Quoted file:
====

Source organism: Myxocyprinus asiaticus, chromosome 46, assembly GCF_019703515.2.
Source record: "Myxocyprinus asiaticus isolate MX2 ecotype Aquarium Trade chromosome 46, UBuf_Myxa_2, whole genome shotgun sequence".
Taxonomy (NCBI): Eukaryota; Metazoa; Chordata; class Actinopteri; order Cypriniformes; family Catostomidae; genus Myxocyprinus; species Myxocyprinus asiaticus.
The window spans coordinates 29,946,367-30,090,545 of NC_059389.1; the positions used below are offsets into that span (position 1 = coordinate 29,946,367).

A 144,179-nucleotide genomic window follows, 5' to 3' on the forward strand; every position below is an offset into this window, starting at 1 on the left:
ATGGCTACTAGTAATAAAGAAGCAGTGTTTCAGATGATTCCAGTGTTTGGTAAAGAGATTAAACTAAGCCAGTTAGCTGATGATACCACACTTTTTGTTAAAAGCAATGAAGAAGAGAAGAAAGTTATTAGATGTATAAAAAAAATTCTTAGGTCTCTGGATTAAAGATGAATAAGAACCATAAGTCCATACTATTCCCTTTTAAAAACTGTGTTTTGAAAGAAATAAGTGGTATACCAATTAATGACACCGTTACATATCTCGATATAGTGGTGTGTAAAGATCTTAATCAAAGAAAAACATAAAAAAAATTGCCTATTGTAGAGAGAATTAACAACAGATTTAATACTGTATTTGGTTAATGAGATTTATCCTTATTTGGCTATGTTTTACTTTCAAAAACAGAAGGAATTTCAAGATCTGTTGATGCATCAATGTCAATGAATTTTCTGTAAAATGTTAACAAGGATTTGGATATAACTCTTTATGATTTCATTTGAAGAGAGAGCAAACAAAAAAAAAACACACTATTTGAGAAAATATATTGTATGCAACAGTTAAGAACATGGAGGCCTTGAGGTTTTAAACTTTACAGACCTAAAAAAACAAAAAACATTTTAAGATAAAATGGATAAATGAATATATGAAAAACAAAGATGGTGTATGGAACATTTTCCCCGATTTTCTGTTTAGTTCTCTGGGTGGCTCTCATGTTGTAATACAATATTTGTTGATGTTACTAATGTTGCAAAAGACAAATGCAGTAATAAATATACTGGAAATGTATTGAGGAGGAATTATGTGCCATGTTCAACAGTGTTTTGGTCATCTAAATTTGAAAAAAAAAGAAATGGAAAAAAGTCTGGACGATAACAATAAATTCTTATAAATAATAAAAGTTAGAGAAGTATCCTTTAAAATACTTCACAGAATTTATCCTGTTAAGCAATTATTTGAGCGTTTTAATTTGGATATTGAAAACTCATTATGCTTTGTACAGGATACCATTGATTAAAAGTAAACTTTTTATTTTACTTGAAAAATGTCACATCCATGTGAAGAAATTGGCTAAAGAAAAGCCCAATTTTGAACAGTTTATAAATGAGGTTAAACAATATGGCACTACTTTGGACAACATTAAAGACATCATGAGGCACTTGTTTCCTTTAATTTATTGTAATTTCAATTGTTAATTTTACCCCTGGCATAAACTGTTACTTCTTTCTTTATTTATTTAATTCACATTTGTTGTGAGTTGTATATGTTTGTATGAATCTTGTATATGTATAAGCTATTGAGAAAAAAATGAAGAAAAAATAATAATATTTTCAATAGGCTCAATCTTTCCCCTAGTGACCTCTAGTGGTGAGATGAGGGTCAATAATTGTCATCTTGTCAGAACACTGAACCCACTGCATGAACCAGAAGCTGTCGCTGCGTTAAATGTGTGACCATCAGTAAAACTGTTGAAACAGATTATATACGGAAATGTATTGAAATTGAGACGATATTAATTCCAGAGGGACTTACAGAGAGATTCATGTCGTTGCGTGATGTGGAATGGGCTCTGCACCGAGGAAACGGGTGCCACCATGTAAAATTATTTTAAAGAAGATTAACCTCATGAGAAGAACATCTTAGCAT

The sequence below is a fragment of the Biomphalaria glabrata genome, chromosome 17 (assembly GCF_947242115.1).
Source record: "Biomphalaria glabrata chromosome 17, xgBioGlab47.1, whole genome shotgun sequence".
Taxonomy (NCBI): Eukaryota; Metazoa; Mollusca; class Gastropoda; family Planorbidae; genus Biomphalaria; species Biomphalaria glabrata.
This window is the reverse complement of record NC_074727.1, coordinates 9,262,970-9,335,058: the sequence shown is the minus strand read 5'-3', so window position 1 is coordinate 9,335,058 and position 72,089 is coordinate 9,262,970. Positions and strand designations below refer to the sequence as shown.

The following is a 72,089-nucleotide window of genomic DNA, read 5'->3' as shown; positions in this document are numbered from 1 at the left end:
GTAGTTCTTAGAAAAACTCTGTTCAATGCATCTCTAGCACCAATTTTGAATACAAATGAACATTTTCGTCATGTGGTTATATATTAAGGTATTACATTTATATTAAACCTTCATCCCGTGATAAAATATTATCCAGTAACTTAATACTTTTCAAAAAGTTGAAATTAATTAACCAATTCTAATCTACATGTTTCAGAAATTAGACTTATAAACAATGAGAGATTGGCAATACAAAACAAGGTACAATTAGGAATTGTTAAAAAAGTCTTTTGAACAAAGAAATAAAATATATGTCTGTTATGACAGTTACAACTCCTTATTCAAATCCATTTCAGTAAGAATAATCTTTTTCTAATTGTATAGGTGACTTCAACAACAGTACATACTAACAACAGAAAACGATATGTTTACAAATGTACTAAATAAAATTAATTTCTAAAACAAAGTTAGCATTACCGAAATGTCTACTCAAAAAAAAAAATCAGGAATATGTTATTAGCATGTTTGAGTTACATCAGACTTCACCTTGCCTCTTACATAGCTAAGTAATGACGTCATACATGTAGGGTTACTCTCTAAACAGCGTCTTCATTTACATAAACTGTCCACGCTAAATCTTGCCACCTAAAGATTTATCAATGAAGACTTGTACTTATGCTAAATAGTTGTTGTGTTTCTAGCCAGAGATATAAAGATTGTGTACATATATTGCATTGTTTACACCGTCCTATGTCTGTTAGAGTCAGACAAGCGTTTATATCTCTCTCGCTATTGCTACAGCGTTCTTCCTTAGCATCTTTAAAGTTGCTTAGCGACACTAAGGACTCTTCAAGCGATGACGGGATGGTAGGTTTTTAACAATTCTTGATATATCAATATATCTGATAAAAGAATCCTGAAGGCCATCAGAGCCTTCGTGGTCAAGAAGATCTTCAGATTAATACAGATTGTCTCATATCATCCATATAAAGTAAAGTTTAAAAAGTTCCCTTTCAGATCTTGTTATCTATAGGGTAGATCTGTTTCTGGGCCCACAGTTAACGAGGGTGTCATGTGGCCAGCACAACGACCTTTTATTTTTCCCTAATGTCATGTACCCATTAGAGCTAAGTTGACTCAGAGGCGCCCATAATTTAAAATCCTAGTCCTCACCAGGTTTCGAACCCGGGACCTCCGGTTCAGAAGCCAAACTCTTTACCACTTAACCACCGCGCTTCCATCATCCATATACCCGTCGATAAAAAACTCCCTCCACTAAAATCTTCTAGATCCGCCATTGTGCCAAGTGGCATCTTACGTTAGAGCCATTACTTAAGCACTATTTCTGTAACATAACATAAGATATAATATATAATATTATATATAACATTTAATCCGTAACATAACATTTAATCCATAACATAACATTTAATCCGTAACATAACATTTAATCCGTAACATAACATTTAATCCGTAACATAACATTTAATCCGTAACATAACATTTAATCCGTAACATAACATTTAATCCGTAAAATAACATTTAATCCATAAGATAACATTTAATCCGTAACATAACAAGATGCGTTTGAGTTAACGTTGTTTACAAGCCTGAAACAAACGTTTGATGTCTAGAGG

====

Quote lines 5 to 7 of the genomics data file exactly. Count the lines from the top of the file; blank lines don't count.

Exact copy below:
A 144,179-nucleotide genomic window follows, 5' to 3' on the forward strand; every position below is an offset into this window, starting at 1 on the left:
ATGGCTACTAGTAATAAAGAAGCAGTGTTTCAGATGATTCCAGTGTTTGGTAAAGAGATTAAACTAAGCCAGTTAGCTGATGATACCACACTTTTTGTTAAAAGCAATGAAGAAGAGAAGAAAGTTATTAGATGTATAAAAAAAATTCTTAGGTCTCTGGATTAAAGATGAATAAGAACCATAAGTCCATACTATTCCCTTTTAAAAACTGTGTTTTGAAAGAAATAAGTGGTATACCAATTAATGACACCGTTACATATCTCGATATAGTGGTGTGTAAAGATCTTAATCAAAGAAAAACATAAAAAAAATTGCCTATTGTAGAGAGAATTAACAACAGATTTAATACTGTATTTGGTTAATGAGATTTATCCTTATTTGGCTATGTTTTACTTTCAAAAACAGAAGGAATTTCAAGATCTGTTGATGCATCAATGTCAATGAATTTTCTGTAAAATGTTAACAAGGATTTGGATATAACTCTTTATGATTTCATTTGAAGAGAGAGCAAACAAAAAAAAAACACACTATTTGAGAAAATATATTGTATGCAACAGTTAAGAACATGGAGGCCTTGAGGTTTTAAACTTTACAGACCTAAAAAAACAAAAAACATTTTAAGATAAAATGGATAAATGAATATATGAAAAACAAAGATGGTGTATGGAACATTTTCCCCGATTTTCTGTTTAGTTCTCTGGGTGGCTCTCATGTTGTAATACAATATTTGTTGATGTTACTAATGTTGCAAAAGACAAATGCAGTAATAAATATACTGGAAATGTATTGAGGAGGAATTATGTGCCATGTTCAACAGTGTTTTGGTCATCTAAATTTGAAAAAAAAAGAAATGGAAAAAAGTCTGGACGATAACAATAAATTCTTATAAATAATAAAAGTTAGAGAAGTATCCTTTAAAATACTTCACAGAATTTATCCTGTTAAGCAATTATTTGAGCGTTTTAATTTGGATATTGAAAACTCATTATGCTTTGTACAGGATACCATTGATTAAAAGTAAACTTTTTATTTTACTTGAAAAATGTCACATCCATGTGAAGAAATTGGCTAAAGAAAAGCCCAATTTTGAACAGTTTATAAATGAGGTTAAACAATATGGCACTACTTTGGACAACATTAAAGACATCATGAGGCACTTGTTTCCTTTAATTTATTGTAATTTCAATTGTTAATTTTACCCCTGGCATAAACTGTTACTTCTTTCTTTATTTATTTAATTCACATTTGTTGTGAGTTGTATATGTTTGTATGAATCTTGTATATGTATAAGCTATTGAGAAAAAAATGAAGAAAAAATAATAATATTTTCAATAGGCTCAATCTTTCCCCTAGTGACCTCTAGTGGTGAGATGAGGGTCAATAATTGTCATCTTGTCAGAACACTGAACCCACTGCATGAACCAGAAGCTGTCGCTGCGTTAAATGTGTGACCATCAGTAAAACTGTTGAAACAGATTATATACGGAAATGTATTGAAATTGAGACGATATTAATTCCAGAGGGACTTACAGAGAGATTCATGTCGTTGCGTGATGTGGAATGGGCTCTGCACCGAGGAAACGGGTGCCACCATGTAAAATTATTTTAAAGAAGATTAACCTCATGAGAAGAACATCTTAGCAT

The sequence below is a fragment of the Biomphalaria glabrata genome, chromosome 17 (assembly GCF_947242115.1).